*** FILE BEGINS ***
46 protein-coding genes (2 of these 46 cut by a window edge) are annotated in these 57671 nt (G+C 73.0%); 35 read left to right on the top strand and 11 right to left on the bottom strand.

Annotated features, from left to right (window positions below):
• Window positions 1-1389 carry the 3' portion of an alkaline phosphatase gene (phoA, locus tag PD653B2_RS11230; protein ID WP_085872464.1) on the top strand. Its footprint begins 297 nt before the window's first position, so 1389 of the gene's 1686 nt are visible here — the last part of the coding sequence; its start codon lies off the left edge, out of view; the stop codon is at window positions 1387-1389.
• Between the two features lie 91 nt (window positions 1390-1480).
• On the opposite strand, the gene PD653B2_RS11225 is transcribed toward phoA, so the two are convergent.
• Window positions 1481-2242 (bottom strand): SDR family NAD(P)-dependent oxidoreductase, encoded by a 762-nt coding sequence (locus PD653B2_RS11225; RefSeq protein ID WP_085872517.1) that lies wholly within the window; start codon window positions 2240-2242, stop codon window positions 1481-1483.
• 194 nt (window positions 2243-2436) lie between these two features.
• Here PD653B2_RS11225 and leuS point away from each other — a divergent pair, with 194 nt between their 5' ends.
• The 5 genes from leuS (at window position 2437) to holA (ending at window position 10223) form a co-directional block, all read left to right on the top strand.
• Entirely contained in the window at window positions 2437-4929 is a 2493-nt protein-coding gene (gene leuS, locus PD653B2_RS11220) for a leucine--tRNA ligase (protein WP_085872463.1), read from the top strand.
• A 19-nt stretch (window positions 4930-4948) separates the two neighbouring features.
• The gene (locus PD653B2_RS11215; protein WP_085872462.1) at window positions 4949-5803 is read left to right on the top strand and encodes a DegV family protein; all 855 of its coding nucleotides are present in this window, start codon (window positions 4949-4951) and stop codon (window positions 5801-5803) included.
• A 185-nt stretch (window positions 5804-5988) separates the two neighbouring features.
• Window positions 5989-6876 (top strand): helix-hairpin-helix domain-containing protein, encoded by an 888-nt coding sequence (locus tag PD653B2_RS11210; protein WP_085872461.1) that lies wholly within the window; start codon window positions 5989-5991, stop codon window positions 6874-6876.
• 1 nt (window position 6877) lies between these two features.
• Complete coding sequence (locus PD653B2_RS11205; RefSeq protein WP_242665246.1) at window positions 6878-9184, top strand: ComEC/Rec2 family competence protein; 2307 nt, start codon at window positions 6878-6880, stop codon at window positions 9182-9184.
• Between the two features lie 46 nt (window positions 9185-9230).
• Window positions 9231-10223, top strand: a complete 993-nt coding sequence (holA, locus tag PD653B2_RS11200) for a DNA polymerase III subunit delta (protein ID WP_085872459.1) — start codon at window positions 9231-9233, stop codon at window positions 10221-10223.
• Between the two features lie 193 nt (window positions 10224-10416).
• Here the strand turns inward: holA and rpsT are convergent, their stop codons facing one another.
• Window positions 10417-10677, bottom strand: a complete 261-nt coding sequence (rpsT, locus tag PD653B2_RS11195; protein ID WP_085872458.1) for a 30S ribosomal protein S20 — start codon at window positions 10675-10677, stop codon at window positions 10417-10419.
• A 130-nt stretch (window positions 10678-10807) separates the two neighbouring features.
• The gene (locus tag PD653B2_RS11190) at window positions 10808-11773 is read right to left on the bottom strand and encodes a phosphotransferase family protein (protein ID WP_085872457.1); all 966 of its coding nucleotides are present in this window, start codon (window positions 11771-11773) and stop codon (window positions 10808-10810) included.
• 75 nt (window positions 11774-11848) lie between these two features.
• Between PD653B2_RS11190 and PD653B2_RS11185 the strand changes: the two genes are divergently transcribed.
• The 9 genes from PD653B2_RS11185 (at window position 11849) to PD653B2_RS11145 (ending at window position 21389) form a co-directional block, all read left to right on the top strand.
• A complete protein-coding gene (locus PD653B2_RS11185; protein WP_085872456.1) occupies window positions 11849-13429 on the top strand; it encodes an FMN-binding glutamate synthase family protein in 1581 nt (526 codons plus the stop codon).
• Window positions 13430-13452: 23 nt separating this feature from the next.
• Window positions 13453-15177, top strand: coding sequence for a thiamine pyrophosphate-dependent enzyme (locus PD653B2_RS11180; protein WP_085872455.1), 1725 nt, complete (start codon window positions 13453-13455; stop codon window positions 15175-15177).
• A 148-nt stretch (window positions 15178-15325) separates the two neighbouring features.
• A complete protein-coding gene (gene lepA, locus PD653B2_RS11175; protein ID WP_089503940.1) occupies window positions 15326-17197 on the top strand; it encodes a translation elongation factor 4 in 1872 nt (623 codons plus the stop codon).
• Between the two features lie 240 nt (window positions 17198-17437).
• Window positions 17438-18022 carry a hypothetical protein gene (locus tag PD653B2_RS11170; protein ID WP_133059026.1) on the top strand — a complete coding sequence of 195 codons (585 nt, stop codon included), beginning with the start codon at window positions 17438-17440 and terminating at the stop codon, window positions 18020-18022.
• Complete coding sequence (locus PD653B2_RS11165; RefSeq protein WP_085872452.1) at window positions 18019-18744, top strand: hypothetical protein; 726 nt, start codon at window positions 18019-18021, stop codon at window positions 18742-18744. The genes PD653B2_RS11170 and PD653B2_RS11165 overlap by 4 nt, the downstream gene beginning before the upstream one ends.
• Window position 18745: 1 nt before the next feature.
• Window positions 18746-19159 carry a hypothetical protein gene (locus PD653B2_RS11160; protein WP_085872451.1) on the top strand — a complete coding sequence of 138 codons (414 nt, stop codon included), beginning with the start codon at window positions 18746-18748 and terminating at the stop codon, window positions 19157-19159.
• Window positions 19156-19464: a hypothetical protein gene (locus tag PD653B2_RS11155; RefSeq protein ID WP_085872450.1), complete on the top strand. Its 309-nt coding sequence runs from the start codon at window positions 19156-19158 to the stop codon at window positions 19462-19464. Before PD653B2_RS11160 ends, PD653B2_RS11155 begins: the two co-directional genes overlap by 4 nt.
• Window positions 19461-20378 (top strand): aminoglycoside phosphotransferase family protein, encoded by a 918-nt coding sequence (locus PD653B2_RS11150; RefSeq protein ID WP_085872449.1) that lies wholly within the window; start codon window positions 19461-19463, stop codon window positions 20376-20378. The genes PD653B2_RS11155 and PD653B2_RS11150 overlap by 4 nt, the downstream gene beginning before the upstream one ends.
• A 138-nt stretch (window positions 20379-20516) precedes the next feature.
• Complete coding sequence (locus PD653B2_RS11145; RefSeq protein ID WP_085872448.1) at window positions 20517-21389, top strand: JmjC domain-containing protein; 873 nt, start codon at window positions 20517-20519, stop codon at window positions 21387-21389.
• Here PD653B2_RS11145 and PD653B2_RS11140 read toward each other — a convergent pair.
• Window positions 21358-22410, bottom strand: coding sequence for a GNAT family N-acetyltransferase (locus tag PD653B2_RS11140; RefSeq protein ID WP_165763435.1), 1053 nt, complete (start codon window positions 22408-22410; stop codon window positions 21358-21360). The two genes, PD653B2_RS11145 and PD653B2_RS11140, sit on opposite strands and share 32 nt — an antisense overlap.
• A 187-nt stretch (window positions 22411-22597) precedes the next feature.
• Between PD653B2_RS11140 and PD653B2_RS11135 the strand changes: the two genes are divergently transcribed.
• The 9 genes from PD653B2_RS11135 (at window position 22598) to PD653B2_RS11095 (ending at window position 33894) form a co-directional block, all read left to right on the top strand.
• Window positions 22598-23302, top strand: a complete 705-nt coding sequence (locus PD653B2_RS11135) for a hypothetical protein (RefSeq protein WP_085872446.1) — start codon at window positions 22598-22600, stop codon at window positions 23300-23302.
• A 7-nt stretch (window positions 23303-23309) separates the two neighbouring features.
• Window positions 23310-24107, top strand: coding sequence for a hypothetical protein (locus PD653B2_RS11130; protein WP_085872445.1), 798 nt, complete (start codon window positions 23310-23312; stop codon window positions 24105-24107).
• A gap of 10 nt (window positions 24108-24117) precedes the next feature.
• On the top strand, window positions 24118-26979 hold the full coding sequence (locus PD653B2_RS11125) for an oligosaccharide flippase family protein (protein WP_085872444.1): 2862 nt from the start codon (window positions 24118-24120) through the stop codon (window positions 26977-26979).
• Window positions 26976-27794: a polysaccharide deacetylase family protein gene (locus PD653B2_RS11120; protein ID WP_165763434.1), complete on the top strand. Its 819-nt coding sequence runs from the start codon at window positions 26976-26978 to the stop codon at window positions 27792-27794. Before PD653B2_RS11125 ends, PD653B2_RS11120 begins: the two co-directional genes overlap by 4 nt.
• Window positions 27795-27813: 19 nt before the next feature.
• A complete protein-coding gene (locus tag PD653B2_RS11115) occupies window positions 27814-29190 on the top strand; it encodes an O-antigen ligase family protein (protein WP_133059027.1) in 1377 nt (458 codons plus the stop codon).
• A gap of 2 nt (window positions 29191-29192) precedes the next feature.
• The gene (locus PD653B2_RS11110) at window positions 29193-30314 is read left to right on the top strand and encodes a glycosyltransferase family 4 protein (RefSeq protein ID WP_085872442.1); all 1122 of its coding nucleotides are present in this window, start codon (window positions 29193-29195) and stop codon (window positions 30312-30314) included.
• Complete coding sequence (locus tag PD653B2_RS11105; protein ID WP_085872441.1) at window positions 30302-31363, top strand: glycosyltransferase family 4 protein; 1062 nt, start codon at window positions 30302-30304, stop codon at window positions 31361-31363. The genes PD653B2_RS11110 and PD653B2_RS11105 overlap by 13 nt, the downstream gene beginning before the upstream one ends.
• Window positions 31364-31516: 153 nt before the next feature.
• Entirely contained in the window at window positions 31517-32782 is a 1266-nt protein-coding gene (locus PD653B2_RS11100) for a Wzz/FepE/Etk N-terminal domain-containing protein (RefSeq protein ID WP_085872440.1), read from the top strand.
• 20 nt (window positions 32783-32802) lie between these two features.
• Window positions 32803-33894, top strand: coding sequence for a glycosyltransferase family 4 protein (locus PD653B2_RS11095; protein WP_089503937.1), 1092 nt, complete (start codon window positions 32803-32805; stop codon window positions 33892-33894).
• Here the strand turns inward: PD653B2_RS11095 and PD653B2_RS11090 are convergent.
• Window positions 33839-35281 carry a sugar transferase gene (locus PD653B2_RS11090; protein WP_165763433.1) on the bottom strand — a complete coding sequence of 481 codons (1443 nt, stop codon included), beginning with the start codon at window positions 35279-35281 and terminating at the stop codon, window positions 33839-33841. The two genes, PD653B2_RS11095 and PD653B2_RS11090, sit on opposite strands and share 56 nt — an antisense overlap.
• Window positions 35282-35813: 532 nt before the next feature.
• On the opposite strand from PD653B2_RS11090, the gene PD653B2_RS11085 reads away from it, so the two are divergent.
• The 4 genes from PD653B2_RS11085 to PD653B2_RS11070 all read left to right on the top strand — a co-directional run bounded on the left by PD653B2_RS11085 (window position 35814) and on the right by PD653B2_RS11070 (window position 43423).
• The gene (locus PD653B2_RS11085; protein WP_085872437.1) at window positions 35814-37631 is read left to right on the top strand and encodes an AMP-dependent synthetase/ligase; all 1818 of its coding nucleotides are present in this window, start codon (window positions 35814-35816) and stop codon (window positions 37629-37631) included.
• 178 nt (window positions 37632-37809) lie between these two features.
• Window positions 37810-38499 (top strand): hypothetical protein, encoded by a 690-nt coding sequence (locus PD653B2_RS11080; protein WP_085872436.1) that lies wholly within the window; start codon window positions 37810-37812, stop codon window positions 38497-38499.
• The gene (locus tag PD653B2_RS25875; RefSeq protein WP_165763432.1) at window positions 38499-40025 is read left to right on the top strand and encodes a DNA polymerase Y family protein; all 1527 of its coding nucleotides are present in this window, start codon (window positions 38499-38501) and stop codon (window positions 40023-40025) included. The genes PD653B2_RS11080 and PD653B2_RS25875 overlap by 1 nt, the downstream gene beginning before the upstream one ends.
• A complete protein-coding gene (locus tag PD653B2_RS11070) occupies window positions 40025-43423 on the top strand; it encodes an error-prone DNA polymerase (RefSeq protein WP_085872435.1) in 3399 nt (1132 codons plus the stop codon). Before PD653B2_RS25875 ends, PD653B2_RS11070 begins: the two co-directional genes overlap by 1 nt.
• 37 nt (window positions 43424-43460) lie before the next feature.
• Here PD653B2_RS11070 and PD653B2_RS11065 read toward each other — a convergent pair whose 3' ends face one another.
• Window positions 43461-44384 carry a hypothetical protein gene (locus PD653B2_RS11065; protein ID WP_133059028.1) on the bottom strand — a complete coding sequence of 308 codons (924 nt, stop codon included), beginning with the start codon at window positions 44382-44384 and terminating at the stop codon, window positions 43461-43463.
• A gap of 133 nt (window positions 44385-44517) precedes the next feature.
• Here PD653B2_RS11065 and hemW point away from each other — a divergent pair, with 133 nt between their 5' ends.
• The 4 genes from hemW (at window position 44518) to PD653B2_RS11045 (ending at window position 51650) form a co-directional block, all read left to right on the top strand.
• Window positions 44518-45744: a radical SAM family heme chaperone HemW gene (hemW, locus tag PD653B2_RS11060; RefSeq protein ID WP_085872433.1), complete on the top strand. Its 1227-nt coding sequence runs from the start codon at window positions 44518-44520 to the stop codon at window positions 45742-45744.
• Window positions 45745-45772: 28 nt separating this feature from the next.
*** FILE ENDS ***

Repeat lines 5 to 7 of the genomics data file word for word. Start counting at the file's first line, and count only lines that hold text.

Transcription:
• On the opposite strand, the gene PD653B2_RS11225 is transcribed toward phoA, so the two are convergent.
• Window positions 1481-2242 (bottom strand): SDR family NAD(P)-dependent oxidoreductase, encoded by a 762-nt coding sequence (locus PD653B2_RS11225; RefSeq protein ID WP_085872517.1) that lies wholly within the window; start codon window positions 2240-2242, stop codon window positions 1481-1483.
• 194 nt (window positions 2243-2436) lie between these two features.